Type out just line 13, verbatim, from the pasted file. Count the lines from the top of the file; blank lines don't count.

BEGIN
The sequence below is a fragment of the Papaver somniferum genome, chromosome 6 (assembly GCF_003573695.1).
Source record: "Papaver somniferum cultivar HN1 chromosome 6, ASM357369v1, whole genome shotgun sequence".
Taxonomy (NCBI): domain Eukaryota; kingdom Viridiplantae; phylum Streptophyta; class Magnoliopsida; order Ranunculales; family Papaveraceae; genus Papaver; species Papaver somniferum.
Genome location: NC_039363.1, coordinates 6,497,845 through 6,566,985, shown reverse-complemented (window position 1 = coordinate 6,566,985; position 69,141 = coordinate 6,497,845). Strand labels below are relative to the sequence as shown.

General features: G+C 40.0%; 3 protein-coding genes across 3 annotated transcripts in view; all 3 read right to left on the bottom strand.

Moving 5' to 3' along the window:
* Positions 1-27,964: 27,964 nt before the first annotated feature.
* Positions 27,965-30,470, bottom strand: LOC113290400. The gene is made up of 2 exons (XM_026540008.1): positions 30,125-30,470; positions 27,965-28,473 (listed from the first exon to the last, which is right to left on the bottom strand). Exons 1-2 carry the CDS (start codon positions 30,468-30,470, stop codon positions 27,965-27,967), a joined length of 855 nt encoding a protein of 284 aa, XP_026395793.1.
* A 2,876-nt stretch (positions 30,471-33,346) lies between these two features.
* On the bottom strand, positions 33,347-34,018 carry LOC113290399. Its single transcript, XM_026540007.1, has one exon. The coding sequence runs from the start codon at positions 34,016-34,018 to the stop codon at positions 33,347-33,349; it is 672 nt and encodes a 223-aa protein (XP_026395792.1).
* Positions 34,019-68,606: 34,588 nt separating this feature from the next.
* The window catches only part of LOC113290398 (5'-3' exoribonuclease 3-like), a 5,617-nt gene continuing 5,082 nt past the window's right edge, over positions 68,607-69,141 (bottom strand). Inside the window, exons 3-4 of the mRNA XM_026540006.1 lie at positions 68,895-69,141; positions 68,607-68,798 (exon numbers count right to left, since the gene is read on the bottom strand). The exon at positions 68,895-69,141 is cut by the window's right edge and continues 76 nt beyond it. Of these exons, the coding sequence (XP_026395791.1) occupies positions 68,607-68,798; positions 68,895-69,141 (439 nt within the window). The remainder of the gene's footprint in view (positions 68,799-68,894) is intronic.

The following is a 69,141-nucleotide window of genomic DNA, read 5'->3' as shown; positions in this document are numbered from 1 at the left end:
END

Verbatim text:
The following is a 69,141-nucleotide window of genomic DNA, read 5'->3' as shown; positions in this document are numbered from 1 at the left end: